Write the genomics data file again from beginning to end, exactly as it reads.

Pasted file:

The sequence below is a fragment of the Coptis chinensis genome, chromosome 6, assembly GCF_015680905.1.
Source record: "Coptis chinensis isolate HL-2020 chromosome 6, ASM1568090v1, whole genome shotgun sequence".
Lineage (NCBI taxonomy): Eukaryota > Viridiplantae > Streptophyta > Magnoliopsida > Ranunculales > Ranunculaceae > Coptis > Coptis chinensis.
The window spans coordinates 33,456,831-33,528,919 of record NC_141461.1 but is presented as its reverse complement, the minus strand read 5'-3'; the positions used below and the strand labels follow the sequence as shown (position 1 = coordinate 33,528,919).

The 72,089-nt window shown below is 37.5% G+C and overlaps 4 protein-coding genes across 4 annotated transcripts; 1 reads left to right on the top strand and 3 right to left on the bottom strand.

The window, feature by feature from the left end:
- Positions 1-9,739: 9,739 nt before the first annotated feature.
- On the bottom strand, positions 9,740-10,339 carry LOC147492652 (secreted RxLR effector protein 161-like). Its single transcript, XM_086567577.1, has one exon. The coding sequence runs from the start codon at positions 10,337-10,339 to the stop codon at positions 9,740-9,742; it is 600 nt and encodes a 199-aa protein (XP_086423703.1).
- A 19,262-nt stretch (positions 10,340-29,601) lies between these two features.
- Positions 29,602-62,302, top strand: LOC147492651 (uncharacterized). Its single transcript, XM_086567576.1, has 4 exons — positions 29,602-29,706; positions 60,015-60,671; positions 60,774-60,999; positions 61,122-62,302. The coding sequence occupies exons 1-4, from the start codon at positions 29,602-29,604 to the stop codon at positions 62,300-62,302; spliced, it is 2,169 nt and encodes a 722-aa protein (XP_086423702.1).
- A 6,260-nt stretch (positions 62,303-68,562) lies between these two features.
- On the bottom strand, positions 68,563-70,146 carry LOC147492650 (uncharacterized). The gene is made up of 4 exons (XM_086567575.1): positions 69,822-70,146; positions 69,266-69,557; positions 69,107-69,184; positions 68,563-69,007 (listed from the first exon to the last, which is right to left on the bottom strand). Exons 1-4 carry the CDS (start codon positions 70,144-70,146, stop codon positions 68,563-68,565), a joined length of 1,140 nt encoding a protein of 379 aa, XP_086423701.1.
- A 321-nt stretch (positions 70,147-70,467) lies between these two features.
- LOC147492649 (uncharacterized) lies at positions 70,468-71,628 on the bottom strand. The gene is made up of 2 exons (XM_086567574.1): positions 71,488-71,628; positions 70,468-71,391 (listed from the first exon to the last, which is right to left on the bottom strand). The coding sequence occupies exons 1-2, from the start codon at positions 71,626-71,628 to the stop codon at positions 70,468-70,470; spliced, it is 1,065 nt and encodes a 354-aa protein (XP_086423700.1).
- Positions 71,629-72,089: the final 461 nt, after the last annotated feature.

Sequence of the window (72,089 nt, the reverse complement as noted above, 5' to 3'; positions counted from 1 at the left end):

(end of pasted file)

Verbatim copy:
The sequence below is a fragment of the Coptis chinensis genome, chromosome 6, assembly GCF_015680905.1.
Source record: "Coptis chinensis isolate HL-2020 chromosome 6, ASM1568090v1, whole genome shotgun sequence".
Lineage (NCBI taxonomy): Eukaryota > Viridiplantae > Streptophyta > Magnoliopsida > Ranunculales > Ranunculaceae > Coptis > Coptis chinensis.
The window spans coordinates 33,456,831-33,528,919 of record NC_141461.1 but is presented as its reverse complement, the minus strand read 5'-3'; the positions used below and the strand labels follow the sequence as shown (position 1 = coordinate 33,528,919).

The 72,089-nt window shown below is 37.5% G+C and overlaps 4 protein-coding genes across 4 annotated transcripts; 1 reads left to right on the top strand and 3 right to left on the bottom strand.

The window, feature by feature from the left end:
- Positions 1-9,739: 9,739 nt before the first annotated feature.
- On the bottom strand, positions 9,740-10,339 carry LOC147492652 (secreted RxLR effector protein 161-like). Its single transcript, XM_086567577.1, has one exon. The coding sequence runs from the start codon at positions 10,337-10,339 to the stop codon at positions 9,740-9,742; it is 600 nt and encodes a 199-aa protein (XP_086423703.1).
- A 19,262-nt stretch (positions 10,340-29,601) lies between these two features.
- Positions 29,602-62,302, top strand: LOC147492651 (uncharacterized). Its single transcript, XM_086567576.1, has 4 exons — positions 29,602-29,706; positions 60,015-60,671; positions 60,774-60,999; positions 61,122-62,302. The coding sequence occupies exons 1-4, from the start codon at positions 29,602-29,604 to the stop codon at positions 62,300-62,302; spliced, it is 2,169 nt and encodes a 722-aa protein (XP_086423702.1).
- A 6,260-nt stretch (positions 62,303-68,562) lies between these two features.
- On the bottom strand, positions 68,563-70,146 carry LOC147492650 (uncharacterized). The gene is made up of 4 exons (XM_086567575.1): positions 69,822-70,146; positions 69,266-69,557; positions 69,107-69,184; positions 68,563-69,007 (listed from the first exon to the last, which is right to left on the bottom strand). Exons 1-4 carry the CDS (start codon positions 70,144-70,146, stop codon positions 68,563-68,565), a joined length of 1,140 nt encoding a protein of 379 aa, XP_086423701.1.
- A 321-nt stretch (positions 70,147-70,467) lies between these two features.
- LOC147492649 (uncharacterized) lies at positions 70,468-71,628 on the bottom strand. The gene is made up of 2 exons (XM_086567574.1): positions 71,488-71,628; positions 70,468-71,391 (listed from the first exon to the last, which is right to left on the bottom strand). The coding sequence occupies exons 1-2, from the start codon at positions 71,626-71,628 to the stop codon at positions 70,468-70,470; spliced, it is 1,065 nt and encodes a 354-aa protein (XP_086423700.1).
- Positions 71,629-72,089: the final 461 nt, after the last annotated feature.

Sequence of the window (72,089 nt, the reverse complement as noted above, 5' to 3'; positions counted from 1 at the left end):